What is an fMRI scan and how can it help us to understand misophonia?

by | Apr 6, 2016 | Articles | 4 comments

fMRI scans and misophonia

You’ve probably heard of MRI scans.

Magnetic Resonance Imaging (MRI) is a technique that uses magnetic fields and radio waves to build up a picture of what’s going on inside our bodies. Typically these scans are used to help doctors diagnosis injuries or conditions which effect the spine, joints and brain.

fMRI, or Functional Magnetic Resonance Imaging, takes this to the next level…

It actually allows us measure activity in the brain by detecting changes in blood flow related to neural activity.

In simple terms that means we can see, in detail, exactly which areas of the brain are activated when we perform specific tasks like language or memory.

This is ground breaking stuff because it starts to give us a much clearer picture of all the different brain processes. Better still, there are no associated risks with fMRI scans to the patient. They’re quick and painless which makes it easier to conduct trials.

Why is fMRI so important for misophonia research?

Brain disorders are difficult to diagnose, let alone explain. If you cut yourself, a doctor or nurse can see the wound, disinfect it and stitch it up. If you have a broken leg you can have an X-Ray, a doctor can see the break and treat you.

When it comes to neurological disorders it’s far more difficult to pinpoint what’s going on. We can see what the brain looks like from the outside, but until recently (fMRI has only been around for 20 years) it has been much harder to see what’s going on inside the brain of a live patient… which regions are activated when we see, hear, smell or touch…. how we process memory…. what’s going on in there when we speak.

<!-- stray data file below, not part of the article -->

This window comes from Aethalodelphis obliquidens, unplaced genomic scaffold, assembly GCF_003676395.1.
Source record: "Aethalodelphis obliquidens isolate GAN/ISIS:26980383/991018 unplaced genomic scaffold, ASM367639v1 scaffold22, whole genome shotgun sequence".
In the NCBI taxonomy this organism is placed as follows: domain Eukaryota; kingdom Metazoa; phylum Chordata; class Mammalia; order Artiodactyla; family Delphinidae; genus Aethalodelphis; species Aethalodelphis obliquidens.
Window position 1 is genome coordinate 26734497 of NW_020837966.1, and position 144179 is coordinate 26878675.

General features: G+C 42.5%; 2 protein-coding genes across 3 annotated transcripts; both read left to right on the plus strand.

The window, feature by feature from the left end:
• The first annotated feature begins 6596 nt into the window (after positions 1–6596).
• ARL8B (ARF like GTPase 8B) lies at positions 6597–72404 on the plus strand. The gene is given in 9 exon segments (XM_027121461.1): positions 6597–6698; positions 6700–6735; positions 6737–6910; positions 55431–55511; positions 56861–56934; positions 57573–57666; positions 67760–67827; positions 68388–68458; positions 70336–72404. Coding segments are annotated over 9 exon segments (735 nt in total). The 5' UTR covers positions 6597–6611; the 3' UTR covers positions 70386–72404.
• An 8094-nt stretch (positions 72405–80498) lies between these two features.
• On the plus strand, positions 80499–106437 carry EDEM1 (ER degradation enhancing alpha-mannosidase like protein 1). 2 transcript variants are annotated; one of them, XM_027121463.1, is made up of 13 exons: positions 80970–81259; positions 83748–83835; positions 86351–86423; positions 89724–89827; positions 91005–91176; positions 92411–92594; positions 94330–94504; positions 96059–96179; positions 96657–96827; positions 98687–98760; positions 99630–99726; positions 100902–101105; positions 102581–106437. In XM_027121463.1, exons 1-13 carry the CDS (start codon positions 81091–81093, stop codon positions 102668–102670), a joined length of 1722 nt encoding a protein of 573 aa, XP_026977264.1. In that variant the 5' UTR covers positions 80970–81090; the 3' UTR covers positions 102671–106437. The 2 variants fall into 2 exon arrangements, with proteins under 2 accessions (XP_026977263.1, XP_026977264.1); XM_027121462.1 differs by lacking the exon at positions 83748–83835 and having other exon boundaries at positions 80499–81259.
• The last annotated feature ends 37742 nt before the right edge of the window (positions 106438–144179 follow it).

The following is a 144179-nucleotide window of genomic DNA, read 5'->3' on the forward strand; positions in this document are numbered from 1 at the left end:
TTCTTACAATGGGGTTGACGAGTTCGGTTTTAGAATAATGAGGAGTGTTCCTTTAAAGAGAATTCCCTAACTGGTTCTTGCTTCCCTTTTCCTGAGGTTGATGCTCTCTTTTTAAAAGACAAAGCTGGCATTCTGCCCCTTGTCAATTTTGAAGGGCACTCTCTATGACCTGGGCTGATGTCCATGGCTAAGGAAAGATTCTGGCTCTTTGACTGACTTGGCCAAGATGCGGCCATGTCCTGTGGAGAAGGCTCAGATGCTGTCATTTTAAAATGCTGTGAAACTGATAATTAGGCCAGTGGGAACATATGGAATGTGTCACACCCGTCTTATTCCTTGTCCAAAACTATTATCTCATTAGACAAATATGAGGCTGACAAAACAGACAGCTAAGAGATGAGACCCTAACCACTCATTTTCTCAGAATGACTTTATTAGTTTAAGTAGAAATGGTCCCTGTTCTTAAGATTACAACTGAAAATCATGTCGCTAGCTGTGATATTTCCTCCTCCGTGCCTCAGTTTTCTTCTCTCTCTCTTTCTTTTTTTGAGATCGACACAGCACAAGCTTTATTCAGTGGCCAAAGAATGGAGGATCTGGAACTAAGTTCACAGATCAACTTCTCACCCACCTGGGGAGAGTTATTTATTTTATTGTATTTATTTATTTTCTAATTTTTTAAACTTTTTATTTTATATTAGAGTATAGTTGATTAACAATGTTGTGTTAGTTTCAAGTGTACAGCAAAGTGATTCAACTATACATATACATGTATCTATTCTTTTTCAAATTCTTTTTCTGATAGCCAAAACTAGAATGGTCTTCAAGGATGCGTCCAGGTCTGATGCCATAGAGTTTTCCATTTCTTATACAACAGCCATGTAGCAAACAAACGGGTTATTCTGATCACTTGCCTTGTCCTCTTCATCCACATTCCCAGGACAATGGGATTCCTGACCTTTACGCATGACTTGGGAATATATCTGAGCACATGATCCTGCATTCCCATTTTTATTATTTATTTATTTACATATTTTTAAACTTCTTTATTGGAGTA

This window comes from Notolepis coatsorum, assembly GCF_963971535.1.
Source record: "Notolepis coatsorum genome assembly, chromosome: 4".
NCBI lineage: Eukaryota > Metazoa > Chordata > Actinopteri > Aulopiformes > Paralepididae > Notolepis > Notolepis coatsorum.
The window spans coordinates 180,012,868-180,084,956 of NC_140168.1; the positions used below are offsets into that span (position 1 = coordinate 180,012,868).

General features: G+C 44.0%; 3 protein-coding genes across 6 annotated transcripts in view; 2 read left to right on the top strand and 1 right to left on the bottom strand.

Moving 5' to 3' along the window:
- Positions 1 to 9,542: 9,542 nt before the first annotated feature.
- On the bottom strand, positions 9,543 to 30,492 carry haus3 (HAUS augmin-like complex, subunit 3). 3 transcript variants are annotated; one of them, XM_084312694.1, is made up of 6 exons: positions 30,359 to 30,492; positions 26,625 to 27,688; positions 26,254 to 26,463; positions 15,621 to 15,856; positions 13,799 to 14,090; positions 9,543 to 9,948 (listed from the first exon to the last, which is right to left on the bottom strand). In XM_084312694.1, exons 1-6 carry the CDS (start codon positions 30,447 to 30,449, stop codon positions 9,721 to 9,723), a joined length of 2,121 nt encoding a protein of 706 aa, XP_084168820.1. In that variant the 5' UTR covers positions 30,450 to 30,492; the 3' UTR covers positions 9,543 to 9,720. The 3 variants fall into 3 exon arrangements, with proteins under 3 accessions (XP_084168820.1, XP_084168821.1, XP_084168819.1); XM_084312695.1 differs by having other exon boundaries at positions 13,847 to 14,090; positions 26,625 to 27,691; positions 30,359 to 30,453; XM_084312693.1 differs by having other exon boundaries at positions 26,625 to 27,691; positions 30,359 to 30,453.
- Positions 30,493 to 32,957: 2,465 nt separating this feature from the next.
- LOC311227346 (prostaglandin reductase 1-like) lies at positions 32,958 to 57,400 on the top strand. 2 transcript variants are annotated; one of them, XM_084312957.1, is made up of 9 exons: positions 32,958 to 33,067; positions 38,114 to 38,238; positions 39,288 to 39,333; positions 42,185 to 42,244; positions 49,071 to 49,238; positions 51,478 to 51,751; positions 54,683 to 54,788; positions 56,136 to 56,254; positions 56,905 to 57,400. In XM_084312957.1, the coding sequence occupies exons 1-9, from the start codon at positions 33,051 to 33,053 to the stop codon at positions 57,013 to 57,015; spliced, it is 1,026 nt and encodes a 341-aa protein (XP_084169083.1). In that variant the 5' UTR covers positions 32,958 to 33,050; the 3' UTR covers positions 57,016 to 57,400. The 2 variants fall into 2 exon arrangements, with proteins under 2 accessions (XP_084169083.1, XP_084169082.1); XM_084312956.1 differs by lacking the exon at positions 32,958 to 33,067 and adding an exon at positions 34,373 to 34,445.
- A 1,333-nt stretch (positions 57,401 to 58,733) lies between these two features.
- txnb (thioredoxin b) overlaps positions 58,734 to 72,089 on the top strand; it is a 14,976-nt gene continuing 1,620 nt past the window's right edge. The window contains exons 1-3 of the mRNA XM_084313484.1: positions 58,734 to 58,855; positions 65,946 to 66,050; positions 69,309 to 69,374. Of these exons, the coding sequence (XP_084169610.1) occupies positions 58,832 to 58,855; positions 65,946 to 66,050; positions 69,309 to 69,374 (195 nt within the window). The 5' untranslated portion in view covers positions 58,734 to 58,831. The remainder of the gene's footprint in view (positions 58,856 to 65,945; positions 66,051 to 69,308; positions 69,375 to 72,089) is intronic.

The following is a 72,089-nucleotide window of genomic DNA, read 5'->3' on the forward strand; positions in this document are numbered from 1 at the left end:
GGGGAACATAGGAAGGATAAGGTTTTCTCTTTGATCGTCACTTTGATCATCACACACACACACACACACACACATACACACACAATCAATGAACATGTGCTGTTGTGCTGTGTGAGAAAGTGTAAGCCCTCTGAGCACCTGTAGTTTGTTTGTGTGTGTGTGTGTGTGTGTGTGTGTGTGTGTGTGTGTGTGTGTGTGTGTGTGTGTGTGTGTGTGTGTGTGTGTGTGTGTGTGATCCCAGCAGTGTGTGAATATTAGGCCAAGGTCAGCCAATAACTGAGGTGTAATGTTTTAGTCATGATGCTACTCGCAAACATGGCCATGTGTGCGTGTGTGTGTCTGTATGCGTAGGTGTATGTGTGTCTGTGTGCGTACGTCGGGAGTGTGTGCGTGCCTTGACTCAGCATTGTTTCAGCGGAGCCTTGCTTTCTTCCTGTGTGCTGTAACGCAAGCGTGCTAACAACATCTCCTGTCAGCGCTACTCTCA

fMRI gives us a glimpse inside these processes and helps us to gain a better understanding of huge range of brain functions and processes.

Brining it back to subject of this article, it also helps us look at sensory disorders such as Sensory Processing Disorder and misophonia.

Here’s what we’ve learnt about misophonia already…

When we have a misophonic response we know exactly which region of the brain is involved and activated.

The area of the brain which is active is an area called the amygdala, an almond shaped cluster of nuclei located in the limbic system.

In evolutionary terms the amygdala is one of the oldest parts of the brain and is involved in decision making, memory and emotions. It’s also responsible for threat response and the body’s physiological reaction – putting you into defence mode and quickening the heart rate.

So the senses (your eyes, ears, nose and so on) gather information and this is processed by the amygdala. At this stage we know from fMRI studies that in people with misophonia (versus a control group) the specific sounds are perceived as threats which is why you suddenly feel overwhelmed. Your heart starts racing and your brain goes into high alert mode.